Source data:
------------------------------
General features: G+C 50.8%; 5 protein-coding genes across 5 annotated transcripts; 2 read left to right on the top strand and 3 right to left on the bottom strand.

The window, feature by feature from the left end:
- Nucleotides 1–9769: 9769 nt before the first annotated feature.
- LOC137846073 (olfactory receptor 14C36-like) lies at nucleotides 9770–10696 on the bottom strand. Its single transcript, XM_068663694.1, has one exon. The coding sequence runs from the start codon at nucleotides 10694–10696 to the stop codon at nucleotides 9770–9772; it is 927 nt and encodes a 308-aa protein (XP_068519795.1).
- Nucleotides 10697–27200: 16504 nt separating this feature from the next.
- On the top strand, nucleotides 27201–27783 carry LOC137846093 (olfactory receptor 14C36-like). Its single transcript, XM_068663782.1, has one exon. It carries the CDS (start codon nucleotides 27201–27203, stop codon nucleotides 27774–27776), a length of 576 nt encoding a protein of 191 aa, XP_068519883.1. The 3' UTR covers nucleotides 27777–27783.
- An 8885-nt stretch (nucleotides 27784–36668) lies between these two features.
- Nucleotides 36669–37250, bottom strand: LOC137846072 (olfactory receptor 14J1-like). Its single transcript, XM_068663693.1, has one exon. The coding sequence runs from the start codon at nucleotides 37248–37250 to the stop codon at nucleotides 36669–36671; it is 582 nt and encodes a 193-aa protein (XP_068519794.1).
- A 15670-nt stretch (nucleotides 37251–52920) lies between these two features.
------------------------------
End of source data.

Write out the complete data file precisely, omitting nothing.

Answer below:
General features: G+C 50.8%; 5 protein-coding genes across 5 annotated transcripts; 2 read left to right on the top strand and 3 right to left on the bottom strand.

The window, feature by feature from the left end:
- Nucleotides 1–9769: 9769 nt before the first annotated feature.
- LOC137846073 (olfactory receptor 14C36-like) lies at nucleotides 9770–10696 on the bottom strand. Its single transcript, XM_068663694.1, has one exon. The coding sequence runs from the start codon at nucleotides 10694–10696 to the stop codon at nucleotides 9770–9772; it is 927 nt and encodes a 308-aa protein (XP_068519795.1).
- Nucleotides 10697–27200: 16504 nt separating this feature from the next.
- On the top strand, nucleotides 27201–27783 carry LOC137846093 (olfactory receptor 14C36-like). Its single transcript, XM_068663782.1, has one exon. It carries the CDS (start codon nucleotides 27201–27203, stop codon nucleotides 27774–27776), a length of 576 nt encoding a protein of 191 aa, XP_068519883.1. The 3' UTR covers nucleotides 27777–27783.
- An 8885-nt stretch (nucleotides 27784–36668) lies between these two features.
- Nucleotides 36669–37250, bottom strand: LOC137846072 (olfactory receptor 14J1-like). Its single transcript, XM_068663693.1, has one exon. The coding sequence runs from the start codon at nucleotides 37248–37250 to the stop codon at nucleotides 36669–36671; it is 582 nt and encodes a 193-aa protein (XP_068519794.1).
- A 15670-nt stretch (nucleotides 37251–52920) lies between these two features.